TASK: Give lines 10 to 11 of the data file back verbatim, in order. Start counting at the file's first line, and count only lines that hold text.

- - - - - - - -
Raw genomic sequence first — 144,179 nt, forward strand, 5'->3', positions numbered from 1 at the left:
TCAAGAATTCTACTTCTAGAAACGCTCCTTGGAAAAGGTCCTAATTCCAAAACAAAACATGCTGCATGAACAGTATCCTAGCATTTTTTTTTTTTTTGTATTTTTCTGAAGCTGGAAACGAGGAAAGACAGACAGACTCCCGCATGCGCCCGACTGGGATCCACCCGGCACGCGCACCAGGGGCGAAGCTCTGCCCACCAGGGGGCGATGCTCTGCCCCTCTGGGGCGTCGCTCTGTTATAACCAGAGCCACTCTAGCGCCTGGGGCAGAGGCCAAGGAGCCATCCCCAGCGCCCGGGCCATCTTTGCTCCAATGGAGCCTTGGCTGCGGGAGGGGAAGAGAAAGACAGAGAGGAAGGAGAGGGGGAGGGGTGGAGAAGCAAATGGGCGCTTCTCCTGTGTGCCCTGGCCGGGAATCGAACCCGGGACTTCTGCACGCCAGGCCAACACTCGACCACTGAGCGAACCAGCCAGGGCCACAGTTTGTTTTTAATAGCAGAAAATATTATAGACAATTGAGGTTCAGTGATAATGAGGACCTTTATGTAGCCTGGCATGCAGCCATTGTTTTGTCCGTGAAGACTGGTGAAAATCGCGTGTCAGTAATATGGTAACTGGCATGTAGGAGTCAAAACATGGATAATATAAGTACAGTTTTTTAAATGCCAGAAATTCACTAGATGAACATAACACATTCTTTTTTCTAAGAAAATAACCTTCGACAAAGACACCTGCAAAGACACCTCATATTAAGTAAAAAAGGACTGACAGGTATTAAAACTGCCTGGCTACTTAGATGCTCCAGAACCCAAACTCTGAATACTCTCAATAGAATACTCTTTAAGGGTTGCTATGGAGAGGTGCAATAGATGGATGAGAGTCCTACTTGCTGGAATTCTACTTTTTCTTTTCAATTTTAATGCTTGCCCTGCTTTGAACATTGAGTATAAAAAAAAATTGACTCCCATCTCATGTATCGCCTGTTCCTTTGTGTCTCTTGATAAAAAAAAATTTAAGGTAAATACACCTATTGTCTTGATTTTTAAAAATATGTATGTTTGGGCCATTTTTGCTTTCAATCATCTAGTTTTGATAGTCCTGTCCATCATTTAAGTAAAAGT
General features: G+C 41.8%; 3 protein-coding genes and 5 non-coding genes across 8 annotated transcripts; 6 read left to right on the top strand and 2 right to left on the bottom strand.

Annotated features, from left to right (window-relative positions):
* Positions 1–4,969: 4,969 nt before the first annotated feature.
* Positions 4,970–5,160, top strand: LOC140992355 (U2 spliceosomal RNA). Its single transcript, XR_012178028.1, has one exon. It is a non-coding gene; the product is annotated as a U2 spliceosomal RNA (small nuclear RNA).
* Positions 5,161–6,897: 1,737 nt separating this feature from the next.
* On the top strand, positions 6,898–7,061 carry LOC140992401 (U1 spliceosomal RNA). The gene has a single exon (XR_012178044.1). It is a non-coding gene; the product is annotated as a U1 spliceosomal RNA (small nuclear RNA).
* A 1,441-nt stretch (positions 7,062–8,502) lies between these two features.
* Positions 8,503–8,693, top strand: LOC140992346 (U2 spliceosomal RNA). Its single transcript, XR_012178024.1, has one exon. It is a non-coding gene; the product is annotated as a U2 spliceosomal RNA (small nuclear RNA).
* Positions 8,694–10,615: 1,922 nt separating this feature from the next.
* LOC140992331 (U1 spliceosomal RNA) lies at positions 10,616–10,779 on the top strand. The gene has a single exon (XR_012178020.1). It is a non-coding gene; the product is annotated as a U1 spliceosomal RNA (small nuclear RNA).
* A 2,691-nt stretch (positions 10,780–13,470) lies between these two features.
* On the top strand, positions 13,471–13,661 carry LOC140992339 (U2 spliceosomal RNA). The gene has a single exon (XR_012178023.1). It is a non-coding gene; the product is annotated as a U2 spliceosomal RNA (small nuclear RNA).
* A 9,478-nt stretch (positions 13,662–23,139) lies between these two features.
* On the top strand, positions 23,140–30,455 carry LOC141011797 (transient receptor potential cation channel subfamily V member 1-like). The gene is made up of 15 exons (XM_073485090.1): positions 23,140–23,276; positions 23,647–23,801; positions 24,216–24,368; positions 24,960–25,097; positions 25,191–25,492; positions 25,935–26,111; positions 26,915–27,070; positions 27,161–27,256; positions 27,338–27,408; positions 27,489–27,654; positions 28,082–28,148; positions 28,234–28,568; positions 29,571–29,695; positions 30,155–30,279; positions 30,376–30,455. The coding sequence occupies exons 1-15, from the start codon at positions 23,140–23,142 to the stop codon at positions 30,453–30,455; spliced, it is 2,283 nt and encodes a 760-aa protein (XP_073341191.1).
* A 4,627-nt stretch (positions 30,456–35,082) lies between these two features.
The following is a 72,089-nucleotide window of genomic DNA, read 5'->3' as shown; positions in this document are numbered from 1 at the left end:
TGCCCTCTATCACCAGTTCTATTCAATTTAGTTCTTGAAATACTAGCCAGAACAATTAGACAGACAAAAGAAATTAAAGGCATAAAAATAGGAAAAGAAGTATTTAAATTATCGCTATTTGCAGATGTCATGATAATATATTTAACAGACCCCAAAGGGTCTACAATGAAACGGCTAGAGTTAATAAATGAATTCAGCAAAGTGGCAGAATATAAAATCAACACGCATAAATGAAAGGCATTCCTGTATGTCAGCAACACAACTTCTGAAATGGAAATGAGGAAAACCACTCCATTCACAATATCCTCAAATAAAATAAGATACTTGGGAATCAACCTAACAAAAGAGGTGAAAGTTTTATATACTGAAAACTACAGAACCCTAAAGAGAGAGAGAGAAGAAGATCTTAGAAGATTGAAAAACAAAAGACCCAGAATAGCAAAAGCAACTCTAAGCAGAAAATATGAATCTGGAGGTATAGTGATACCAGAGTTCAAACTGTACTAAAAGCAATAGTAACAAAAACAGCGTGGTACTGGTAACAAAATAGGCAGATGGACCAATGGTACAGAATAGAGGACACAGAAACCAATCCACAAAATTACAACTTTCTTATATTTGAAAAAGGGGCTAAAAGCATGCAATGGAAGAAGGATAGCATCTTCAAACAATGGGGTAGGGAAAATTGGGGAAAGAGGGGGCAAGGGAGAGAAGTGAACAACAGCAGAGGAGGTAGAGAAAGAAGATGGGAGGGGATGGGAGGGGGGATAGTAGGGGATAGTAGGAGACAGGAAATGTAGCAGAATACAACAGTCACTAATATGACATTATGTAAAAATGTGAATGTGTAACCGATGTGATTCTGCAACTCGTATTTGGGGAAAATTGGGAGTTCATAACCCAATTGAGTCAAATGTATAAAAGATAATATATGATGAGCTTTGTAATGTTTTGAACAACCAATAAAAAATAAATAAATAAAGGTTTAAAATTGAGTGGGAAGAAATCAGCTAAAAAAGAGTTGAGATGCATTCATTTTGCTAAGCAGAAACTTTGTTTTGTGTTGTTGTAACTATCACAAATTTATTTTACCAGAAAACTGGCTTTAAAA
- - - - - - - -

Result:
* Positions 8,503–8,693, top strand: LOC140992346 (U2 spliceosomal RNA). Its single transcript, XR_012178024.1, has one exon. It is a non-coding gene; the product is annotated as a U2 spliceosomal RNA (small nuclear RNA).
* Positions 8,694–10,615: 1,922 nt separating this feature from the next.